Beekeepers of Gilmer county

Pollinator Census

06/21/2023 12:21 PM | Anonymous member (Administrator)

Recent research shows that flies are a surprisingly important group of pollinators.  They are present in most ecosystems and they tend to circulate earlier in the season than many of our bees.   Flies visit flowers to sip on nectar and end up moving pollen resulting in pollination.  Some plants, like skunk cabbage, give off odors that attract the flies.  Did you know that flies are the primary pollinators of chocolate?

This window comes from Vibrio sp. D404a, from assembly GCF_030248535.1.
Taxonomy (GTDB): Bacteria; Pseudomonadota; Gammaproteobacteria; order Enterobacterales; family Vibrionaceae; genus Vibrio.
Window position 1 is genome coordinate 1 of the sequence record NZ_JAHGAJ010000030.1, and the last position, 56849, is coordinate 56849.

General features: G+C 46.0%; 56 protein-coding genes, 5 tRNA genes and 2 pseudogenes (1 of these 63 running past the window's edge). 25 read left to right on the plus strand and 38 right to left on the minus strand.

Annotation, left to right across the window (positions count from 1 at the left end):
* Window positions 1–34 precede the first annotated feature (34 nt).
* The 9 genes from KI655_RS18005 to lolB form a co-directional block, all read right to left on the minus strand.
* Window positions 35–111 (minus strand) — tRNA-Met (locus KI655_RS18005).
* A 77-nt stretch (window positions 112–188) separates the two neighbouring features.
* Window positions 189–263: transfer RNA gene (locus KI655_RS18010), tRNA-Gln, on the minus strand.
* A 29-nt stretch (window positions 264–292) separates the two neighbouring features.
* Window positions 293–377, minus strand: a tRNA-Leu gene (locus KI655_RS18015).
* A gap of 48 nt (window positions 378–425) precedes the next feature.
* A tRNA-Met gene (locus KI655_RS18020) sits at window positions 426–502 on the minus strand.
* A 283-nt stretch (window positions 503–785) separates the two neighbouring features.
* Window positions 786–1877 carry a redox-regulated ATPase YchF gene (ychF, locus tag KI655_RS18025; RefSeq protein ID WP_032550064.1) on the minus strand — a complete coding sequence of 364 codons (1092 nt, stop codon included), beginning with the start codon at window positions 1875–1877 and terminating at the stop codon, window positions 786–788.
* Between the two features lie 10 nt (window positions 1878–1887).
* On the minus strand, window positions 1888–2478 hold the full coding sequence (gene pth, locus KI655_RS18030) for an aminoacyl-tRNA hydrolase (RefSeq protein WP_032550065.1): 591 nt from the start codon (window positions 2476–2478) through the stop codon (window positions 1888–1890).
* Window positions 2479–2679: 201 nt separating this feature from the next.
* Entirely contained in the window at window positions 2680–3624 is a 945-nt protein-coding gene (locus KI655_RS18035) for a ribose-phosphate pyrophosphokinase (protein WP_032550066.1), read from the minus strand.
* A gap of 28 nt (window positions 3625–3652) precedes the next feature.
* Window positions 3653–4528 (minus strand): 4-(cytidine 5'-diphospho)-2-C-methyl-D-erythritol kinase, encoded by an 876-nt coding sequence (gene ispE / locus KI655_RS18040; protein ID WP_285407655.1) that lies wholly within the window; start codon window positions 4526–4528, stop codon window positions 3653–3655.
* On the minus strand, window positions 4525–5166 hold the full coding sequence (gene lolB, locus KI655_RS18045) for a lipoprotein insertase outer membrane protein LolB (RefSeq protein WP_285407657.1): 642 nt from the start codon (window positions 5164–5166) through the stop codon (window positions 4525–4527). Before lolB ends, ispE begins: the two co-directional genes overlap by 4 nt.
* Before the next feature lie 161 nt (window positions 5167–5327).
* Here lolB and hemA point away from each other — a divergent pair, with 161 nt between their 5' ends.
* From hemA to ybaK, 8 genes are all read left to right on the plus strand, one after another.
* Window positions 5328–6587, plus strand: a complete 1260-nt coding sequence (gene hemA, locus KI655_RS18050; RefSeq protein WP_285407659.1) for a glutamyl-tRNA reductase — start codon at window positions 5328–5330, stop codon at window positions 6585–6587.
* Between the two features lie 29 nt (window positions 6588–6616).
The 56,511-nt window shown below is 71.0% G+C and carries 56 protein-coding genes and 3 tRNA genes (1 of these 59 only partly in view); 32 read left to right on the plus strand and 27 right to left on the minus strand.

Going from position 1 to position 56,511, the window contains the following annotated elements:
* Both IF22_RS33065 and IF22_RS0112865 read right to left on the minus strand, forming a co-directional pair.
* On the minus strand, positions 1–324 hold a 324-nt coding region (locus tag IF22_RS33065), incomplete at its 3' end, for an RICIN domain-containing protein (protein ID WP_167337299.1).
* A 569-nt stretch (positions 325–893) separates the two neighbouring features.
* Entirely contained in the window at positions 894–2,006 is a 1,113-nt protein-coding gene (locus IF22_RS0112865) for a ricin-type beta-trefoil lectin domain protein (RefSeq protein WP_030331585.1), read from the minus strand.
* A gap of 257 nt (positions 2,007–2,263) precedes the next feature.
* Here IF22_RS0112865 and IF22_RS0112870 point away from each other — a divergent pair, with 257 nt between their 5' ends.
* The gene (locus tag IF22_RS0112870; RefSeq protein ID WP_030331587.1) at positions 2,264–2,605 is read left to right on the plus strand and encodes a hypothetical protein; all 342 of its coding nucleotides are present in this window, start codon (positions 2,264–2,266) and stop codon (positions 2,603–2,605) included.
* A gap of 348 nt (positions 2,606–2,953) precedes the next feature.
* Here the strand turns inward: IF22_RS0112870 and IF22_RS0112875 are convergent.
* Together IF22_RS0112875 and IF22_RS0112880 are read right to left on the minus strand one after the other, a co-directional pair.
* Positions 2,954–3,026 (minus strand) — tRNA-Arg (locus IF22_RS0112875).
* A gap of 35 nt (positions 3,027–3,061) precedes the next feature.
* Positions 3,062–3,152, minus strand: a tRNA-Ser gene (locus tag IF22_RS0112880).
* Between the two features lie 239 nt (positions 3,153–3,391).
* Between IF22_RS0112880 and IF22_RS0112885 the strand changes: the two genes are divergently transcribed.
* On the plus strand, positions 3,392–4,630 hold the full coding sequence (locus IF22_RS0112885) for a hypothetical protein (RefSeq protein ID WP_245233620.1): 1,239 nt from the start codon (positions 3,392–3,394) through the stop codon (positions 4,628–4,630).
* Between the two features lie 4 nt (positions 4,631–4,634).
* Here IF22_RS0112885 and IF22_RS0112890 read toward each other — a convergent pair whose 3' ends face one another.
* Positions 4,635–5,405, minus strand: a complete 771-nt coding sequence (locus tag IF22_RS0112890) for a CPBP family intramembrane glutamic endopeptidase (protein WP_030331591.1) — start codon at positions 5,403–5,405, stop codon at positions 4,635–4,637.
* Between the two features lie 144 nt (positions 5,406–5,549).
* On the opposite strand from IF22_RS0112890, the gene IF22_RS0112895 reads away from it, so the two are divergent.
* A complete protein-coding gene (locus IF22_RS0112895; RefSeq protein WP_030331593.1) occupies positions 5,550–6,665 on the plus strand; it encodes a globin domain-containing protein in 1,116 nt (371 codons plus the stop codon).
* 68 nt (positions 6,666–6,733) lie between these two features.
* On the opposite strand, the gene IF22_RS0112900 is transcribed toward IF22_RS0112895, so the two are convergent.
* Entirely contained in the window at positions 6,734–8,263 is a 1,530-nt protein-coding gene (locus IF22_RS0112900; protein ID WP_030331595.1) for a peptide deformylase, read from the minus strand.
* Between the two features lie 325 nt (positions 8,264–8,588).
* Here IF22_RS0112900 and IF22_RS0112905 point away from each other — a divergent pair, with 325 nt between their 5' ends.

Telling the difference between bees and flies is not difficult but does take some practice.  Flies have two wings while bees have four.  That is tricky to see as the insects are flying in the garden.  Look at the insect's face.  Bees usually have prominent antennae while a fly's antennae are shorter and not as noticeable.  Fly eyes tend to dominate their faces while the compound eyes of bees are more separated.  Fly bodies may have some hair but flies are not nearly as hairy as most bees.  The Census Insect Counting & Identification Guide is a great resource to learn to differentiate between these two types of pollinators. 

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